Sorry I’ve been away for do so long. Lots of changes have been going on. I moved (just one town north, so nothing too major), so little knitting going on in that time while I was unpacking, organizing, painting, etc. Also, my HP laptop automatically updated to Windows 10, which essentially blew up my laptop…
Anyways, I have continued knitting. I am almost done with Ruska. I knit it in the round up to the arm holes, then worked flat. The front is finished. It looks good so far, but I feel like I’ll run out of black plum Sweet Georgia yarn on the back. I bought two skeins of black plum and three of the main colour (I think it’s called slate). So, rather than risk it, I have put the vest away for now while another skein of black plum gets dyed and shipped down here. I’ll use the left over for maybe gloves or a hat…
While Ruska is hibernating, I have started Alice Starmore’s Na Craga using the merino silk Aran from Sweet Georgia. It’s absolutely gorgeous. I love this sweater. It’s such a pleasure to knit with this yarn– it’s incredibly soft and the slight variations in the color plays well with the large cables. I am so tempted just to take a day out of work to stay home and knit all day.
I am a horrible blogger. I am also without a computer now, so only have the smartphone which makes this quite laborious and prone to odd autocorrect typos.
Anyways… Finished Ruska. I also shortened and added the zipper to Trondelag. Another one I shortened was Mike’s St. Enda. Check out my Ravelry notebook for pictures.
I am starting another Starmore Scandinavian Knitwear project — Fana Woman’s Sweater. It looks like a quick knit. I really want something finished for me to wear before winter is over. I ordered Quince & Co wool, the Finch variety in ecru and dogwood for the contrasting color.
I am almost done with Aranmor (for Mike). I am doing the sleeves two at a time and only have about 3 inches left before the saddle. I would love to have the sweater complete by the end of the week. I’ll be starting Fana once it’s finished.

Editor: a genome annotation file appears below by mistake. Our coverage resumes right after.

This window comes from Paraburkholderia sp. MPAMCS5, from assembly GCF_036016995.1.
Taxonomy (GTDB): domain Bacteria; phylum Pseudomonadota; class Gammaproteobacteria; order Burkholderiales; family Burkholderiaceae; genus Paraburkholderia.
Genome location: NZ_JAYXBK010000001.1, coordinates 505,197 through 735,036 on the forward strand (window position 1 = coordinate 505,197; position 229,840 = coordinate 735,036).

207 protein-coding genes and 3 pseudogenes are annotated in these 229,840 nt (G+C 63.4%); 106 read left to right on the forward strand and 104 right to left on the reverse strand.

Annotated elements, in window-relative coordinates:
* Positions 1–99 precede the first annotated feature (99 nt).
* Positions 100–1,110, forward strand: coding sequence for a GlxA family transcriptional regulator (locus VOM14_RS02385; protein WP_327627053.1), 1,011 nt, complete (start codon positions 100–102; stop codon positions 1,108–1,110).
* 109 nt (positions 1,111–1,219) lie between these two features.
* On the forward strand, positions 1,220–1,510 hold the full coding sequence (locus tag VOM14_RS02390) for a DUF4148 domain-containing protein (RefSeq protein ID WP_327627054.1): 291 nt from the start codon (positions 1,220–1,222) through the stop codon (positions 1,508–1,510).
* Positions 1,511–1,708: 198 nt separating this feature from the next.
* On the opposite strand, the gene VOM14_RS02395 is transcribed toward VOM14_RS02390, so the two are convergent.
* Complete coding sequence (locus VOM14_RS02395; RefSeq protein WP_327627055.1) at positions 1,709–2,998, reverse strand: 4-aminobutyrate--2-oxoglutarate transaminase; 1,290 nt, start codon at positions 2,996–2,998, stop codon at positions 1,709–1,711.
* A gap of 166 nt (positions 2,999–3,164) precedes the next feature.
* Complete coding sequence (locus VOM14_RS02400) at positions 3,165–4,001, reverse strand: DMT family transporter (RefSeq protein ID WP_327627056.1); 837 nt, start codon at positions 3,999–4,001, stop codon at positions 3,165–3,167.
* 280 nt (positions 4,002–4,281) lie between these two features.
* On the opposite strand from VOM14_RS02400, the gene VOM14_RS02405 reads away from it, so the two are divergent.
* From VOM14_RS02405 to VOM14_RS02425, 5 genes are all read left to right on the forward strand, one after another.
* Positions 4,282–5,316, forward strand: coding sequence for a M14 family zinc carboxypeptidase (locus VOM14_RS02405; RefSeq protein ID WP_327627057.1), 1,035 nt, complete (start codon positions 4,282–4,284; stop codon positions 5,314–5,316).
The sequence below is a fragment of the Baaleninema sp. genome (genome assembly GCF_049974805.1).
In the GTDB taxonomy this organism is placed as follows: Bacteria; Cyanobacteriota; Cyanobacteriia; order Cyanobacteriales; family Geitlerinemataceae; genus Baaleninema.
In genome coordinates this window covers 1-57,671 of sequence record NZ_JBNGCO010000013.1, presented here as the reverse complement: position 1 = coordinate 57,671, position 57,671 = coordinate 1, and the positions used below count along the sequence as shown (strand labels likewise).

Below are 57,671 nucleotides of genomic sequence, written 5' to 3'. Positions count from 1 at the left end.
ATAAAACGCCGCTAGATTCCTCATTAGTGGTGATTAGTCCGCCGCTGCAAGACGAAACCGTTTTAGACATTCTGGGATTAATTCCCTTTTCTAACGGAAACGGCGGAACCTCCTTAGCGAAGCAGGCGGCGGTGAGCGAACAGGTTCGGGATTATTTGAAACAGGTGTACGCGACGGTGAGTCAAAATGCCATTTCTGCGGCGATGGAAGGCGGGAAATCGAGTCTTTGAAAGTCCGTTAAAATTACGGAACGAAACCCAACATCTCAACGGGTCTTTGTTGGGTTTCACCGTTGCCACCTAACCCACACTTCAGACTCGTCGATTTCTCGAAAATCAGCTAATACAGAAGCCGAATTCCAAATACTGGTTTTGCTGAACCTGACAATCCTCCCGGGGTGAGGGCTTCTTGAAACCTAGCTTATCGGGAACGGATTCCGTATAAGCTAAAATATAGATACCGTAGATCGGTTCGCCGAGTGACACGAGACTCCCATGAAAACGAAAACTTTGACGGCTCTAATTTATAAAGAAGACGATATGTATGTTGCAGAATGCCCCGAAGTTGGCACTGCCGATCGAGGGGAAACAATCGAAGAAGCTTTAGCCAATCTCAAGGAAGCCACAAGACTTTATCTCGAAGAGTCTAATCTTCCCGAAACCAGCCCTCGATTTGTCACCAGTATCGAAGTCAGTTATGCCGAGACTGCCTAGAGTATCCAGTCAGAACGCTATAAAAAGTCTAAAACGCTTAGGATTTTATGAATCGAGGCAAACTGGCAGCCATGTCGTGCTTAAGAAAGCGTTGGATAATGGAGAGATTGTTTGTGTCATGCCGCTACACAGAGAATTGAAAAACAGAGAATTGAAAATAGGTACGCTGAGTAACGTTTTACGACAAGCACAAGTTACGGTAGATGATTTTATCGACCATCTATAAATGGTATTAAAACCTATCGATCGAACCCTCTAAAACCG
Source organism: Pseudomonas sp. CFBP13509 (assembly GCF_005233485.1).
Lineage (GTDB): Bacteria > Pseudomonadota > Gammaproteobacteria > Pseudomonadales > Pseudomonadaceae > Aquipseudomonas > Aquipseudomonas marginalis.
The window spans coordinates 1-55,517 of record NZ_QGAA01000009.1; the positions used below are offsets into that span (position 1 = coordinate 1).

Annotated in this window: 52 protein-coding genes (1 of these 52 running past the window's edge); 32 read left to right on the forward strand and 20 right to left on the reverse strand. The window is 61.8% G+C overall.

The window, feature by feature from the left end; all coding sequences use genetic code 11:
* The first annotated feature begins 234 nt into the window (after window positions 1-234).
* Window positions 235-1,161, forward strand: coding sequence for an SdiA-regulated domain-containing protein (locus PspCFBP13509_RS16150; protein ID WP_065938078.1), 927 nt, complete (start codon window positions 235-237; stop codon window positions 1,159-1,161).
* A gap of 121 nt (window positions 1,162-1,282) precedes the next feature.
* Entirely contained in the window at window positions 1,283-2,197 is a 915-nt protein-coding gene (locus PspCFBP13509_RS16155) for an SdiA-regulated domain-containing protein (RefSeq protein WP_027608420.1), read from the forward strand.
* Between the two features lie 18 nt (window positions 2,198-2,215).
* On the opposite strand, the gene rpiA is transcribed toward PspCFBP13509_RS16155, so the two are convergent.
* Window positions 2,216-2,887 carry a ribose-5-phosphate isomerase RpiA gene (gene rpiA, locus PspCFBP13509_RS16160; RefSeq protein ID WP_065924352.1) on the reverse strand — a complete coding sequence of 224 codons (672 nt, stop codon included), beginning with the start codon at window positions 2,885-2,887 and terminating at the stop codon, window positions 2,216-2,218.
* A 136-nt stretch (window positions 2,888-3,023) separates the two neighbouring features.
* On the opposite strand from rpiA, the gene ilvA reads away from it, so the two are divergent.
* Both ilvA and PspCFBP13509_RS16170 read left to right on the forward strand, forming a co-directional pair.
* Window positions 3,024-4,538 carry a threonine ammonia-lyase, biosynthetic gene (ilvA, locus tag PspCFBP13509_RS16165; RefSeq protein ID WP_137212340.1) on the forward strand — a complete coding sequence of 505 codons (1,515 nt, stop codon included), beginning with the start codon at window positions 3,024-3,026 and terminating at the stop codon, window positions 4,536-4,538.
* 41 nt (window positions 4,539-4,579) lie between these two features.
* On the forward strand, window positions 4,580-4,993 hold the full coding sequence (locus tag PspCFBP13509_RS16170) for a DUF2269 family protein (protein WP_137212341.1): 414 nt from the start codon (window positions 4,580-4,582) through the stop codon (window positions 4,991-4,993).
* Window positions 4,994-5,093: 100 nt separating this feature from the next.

I just finished Ruska. I like how it turned out. I made a few minor adjustments to the pattern (see my notes on my Ravelry notebook), mainly due to what I believe was a mathematical calculation in the pattern with the required number of stitches needed for the V-neck.
I went to the farmer’s market over the weekend and saw Ladylove Llamas there. My father lives down the street from her farm, and I have purchase roving there before. I like spinning with alpaca, so I decided to purchase more roving. It’s a nice blue. I know I won’t get much yarn out of it, so it’ll probably end up being something small like mittens.
I started Ruska from Alice Starmore’s Scandinavian Knitwear. Everything was going so well until I noticed this:
I was doing the K1P1 ribbing with twisted knit stitches and I somehow picked this back up tonight and started ribbing the wrong way. Now I have this ugly line going along it. I am not sure what I want to do, I really hate ripping out and rethreading a needle through K1P1 ribbing. But, the slant is too obvious to leave.
I have finished the second St. Edna from Alice Starmore’s Aran Knitting. I am so glad this is finished. It turned out really well, though of course I have noticed a few “happy little mistakes” but I doubt anyone else will notice them.
Sorry for the horrible pictures, better ones will hopefully be on its way. I took this at close to midnight yesterday and it hasn’t been blocked yet.
I ran out of yarn. I can’t believe it, I had over 2,500 yards of it. I had to sew the sleeves and saddles using leftover cream Lion Brand Fisherman’s Wool in order to save the little Valley Yarn I had left. I did most of the collar in the Valley Yarn but ran out with five rows left and had to finish using the Lion Brand. Luckily for me, the Valley Yarn and Lion Brand matched extremely well, the shades were spot on and the WPI was substantially similar. I can’t even tell the difference between the two looking at the collar.
Since Trondelag is too long, I have finally gotten myself to sit and cut it down. To do this, I have run a long circular along the row I would like to bring the ribbing up to, and ran a long thread of contrasting wool through the top row of the ribbing (I did not have another circular which would be thin enough and long enough to run through).
I have cut down the extra and have unraveled the few rows up to the circular needle. It took a long time to frog that since the colors were tangling up some. I still have to unravel the few rows down to the contrasting wool to get the ribbing stitches live.
One I get those live stitches, I will graft the rows together.
Now I have this big strip of the “happy little trees” that I am unsure what to do with. After all the time it took to knit this, I feel like I shouldn’t just throw it away.